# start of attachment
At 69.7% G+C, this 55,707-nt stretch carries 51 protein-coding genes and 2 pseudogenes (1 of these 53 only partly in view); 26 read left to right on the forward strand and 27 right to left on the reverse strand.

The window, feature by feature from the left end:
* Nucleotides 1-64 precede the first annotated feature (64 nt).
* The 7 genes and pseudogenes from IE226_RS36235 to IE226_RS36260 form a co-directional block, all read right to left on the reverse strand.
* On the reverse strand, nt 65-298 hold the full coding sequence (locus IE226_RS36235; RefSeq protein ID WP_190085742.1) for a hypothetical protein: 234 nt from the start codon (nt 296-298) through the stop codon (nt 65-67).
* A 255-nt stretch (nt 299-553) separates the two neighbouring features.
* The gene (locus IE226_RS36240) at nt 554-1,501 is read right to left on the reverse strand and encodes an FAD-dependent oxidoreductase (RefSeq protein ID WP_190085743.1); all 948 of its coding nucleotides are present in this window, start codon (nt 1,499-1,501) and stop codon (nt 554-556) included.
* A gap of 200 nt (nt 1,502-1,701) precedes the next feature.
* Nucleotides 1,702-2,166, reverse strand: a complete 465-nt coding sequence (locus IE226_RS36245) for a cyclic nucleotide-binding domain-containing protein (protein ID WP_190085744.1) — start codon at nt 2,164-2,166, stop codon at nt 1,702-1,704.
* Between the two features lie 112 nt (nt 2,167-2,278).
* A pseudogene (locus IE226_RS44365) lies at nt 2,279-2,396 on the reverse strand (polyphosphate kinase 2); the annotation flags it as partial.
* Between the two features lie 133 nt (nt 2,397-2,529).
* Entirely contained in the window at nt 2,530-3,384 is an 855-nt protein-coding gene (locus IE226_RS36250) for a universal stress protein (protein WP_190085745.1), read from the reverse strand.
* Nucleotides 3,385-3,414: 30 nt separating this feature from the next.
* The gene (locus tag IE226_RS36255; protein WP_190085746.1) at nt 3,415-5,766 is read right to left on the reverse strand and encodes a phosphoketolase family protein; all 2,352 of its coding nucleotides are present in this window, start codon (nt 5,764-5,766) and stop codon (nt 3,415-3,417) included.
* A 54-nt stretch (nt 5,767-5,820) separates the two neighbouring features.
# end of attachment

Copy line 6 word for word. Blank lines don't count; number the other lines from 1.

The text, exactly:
* A 255-nt stretch (nt 299-553) separates the two neighbouring features.